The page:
The Brocher Summer Schools or Summer Academies bring together distinguished professors from different disciplines and countries and highly promising researchers willing to acquire a strong background on a chosen topic. Beside a high level of teaching, a limited number of participants gives the students a rare opportunity to meet personally many established international professors.
All the sessions take place at the Brocher Centre in Geneva, Switzerland in an amazing and peaceful environment on the shore of the Lake of Geneva. In 2012 the Brocher Foundation hosted two summer universities, including the University of Harvard. The next summer school will take place in 2016.
The Global Burden of Disease (GBD) project is a systematic, scientific effort to quantify the comparative magnitude of health loss due to diseases, injuries, and risk factors. From its inception in the early 1990s, scientists and philosophers recognized that ethical and philosophical questions arise at every turn. For example, it must be decided whether each year in the lifespan is to count alike, and whether future deaths and disabilities should be given the same weight as those in the present. These choices and decisions matter: the share of disease burden due to myocardial infarction could vary as much as 400% depending on what position is adopted on two of the ethical choices described in the GBD 2010 report (the discount rate—if any—for health states over time, and the choice between prevalence and incidence measures).
Between 9-13 June 2014, key experts in the field of global health policy, along with senior academics in several fields and talented younger scholars, will debate a number of issues most likely to arise in the GBD area during the next several years. Among these are the choice between health and (health-related) wellbeing as the object of study and measurement; the role of GBD in priority-setting (cost-effectiveness analysis, cost-benefit analysis, and other methods); and issues arising from the mix of categorical attribution (by cause of death, according to a classification system) and counterfactual analysis.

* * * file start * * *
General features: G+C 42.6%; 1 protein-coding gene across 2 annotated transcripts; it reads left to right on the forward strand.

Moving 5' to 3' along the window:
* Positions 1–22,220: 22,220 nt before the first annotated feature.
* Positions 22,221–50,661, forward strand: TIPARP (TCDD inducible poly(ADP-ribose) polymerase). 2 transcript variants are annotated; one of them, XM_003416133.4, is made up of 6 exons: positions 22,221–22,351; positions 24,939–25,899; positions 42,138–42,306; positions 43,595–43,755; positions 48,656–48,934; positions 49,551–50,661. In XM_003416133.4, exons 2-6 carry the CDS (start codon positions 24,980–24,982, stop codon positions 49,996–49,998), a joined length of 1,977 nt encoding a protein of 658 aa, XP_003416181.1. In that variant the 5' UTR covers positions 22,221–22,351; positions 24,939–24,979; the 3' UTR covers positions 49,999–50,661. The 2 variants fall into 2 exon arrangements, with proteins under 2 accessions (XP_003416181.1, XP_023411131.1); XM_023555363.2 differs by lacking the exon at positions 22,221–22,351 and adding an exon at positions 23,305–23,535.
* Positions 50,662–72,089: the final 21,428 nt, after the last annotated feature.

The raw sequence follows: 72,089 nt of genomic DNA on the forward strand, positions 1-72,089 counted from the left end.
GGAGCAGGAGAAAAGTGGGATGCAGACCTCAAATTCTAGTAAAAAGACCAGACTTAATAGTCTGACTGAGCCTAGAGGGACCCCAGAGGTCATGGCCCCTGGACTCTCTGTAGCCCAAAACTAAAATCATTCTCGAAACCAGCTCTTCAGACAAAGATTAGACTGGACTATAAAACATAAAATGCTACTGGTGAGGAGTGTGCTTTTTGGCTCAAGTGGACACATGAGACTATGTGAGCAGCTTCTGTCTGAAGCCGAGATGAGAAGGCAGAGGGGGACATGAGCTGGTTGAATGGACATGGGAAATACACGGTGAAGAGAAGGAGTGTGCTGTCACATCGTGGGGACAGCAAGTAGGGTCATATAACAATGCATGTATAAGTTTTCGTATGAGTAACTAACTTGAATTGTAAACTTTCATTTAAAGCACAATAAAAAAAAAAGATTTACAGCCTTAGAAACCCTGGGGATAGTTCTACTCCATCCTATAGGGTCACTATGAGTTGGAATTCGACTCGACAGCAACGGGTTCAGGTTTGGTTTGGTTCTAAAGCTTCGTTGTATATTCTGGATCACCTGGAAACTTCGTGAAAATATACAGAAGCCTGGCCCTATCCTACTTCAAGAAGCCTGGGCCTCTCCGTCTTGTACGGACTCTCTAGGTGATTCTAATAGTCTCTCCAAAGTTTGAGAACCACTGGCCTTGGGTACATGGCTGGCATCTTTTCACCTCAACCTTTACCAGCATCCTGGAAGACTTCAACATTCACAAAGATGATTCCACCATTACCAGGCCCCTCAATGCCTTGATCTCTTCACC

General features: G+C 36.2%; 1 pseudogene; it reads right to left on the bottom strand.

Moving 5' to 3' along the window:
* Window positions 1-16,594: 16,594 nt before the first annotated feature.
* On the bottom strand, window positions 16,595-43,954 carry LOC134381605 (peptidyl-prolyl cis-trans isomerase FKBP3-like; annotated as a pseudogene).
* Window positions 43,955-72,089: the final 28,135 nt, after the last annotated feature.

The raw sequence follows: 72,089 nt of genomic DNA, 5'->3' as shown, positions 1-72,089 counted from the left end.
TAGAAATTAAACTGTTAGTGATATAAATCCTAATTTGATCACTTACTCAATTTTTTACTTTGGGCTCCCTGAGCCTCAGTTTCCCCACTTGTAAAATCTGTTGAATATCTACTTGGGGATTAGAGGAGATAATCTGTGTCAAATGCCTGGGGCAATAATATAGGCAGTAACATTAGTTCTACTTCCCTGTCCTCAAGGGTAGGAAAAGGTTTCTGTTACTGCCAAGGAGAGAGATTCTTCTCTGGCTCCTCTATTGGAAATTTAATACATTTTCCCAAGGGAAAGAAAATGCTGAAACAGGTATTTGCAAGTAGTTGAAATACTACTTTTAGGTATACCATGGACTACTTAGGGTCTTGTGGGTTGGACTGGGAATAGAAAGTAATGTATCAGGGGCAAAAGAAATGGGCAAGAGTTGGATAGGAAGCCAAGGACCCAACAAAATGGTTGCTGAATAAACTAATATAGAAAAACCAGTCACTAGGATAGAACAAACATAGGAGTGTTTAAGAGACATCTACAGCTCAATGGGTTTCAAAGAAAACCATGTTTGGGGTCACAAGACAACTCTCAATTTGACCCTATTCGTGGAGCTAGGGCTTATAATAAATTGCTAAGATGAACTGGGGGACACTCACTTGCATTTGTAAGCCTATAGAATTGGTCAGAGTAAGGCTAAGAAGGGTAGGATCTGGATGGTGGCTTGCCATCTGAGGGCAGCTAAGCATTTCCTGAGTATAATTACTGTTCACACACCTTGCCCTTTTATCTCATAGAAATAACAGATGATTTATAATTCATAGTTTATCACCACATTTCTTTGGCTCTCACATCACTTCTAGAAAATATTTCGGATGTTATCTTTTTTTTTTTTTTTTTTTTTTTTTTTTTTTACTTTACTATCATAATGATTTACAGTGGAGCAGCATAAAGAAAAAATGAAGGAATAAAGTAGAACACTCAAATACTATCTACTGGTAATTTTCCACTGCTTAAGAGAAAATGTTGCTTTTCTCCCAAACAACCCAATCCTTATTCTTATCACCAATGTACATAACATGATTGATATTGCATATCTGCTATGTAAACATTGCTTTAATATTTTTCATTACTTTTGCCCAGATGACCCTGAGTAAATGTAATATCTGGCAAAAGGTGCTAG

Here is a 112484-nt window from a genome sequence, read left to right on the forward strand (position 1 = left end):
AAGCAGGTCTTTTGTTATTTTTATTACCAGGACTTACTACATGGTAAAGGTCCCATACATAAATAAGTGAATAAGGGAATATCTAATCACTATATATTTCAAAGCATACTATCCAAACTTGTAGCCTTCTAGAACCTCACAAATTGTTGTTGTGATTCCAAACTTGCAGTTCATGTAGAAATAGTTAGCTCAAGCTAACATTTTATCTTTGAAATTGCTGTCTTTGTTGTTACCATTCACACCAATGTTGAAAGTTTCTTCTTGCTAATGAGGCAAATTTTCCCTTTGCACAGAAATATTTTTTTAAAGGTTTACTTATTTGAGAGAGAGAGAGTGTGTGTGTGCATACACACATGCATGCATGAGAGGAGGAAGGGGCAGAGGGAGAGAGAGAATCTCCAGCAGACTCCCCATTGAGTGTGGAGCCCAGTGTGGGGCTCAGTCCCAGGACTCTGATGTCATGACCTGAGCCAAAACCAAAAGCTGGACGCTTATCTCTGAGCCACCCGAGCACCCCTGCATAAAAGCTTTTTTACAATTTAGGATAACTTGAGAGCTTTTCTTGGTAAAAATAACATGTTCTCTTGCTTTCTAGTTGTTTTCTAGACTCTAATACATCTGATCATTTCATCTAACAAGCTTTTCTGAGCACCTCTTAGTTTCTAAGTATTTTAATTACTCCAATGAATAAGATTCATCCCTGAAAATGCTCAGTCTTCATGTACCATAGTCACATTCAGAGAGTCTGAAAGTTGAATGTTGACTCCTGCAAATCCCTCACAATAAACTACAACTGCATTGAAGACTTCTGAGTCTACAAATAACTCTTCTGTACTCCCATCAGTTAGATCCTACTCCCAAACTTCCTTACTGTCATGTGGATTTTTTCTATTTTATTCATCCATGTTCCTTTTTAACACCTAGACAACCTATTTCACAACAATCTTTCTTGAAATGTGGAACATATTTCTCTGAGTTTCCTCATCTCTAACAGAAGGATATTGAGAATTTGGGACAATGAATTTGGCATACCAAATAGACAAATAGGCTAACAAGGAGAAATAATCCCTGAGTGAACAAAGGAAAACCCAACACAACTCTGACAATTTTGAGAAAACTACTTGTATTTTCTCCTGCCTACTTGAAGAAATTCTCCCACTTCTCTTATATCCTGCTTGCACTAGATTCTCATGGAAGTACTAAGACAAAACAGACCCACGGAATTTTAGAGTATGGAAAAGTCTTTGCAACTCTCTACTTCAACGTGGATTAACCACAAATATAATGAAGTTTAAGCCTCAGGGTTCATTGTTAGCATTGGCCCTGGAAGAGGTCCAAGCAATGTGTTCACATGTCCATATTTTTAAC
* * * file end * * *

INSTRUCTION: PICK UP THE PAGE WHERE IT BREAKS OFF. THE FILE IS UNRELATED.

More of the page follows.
The goals of the Summer Academy in the Ethics of Global Population Health are: advancing the field of population-level bioethics; introducing graduate students and researchers, including academic leaders, to this emerging field, motivating and enabling them to contribute to its development; orienting policy makers and practitioners in international health on relevant ethical issues; bridging disciplines; and outlining themes for future research.
Wickler and Eyal : 50 Pills
Murray : Intro to GBD Ethics
Vos The structure of GBD
Hausman : Health cannot be Measured
Salomon : Health can be measured
Hausman response to Salomon
Salomon response to Hausman
General discussion : Can health be measured
Vos : GBD Basics: Background Lecture
Murray : Introduction
Woodward : Causal Attribution, causal modelling and disease interventions
Hall : Causal Additivity
Vos : Comments
Cotton-Barratt : Comments
Fleurbaye : Issues in the measurement of the global burden of disease
Murray : Ethical Dimensions of the Global Burden of Disease
Schroeder : Ethics and the DALY : Background Lecture
Norheim : Using Burden of Disease Data to inform priority setting in Norway
Hausman : The economic Evaluation of Health
Schokkaert Health as one component of well-being: empirical applications of equivalent income
Adler Extended preferences and the valuation of health
Voorhoeve : Personal responsibility for the burden of disease
Voorhoeve : Aggregating Competing Claims
Cotton-Barratt : Uncertainty and Discounting: How Context Matters
Stefansson : Fairness and Counterfactuals
Kingma : The Limits of Naturalism: health, disease and values
Schroeder : Values in DALYs
Bognar : Age and time in the burden of disease
Saxena : WHO’s ethics agenda
Cookson : Potential uses for GBD in Priority-Setting
Lauer Comment: How WHO uses GBD in WHO-CHOICE
Hausman: The Public Value of Health
Panel – Wikler-Vos-Woodward :The Remaining Agenda for Ethics and GBD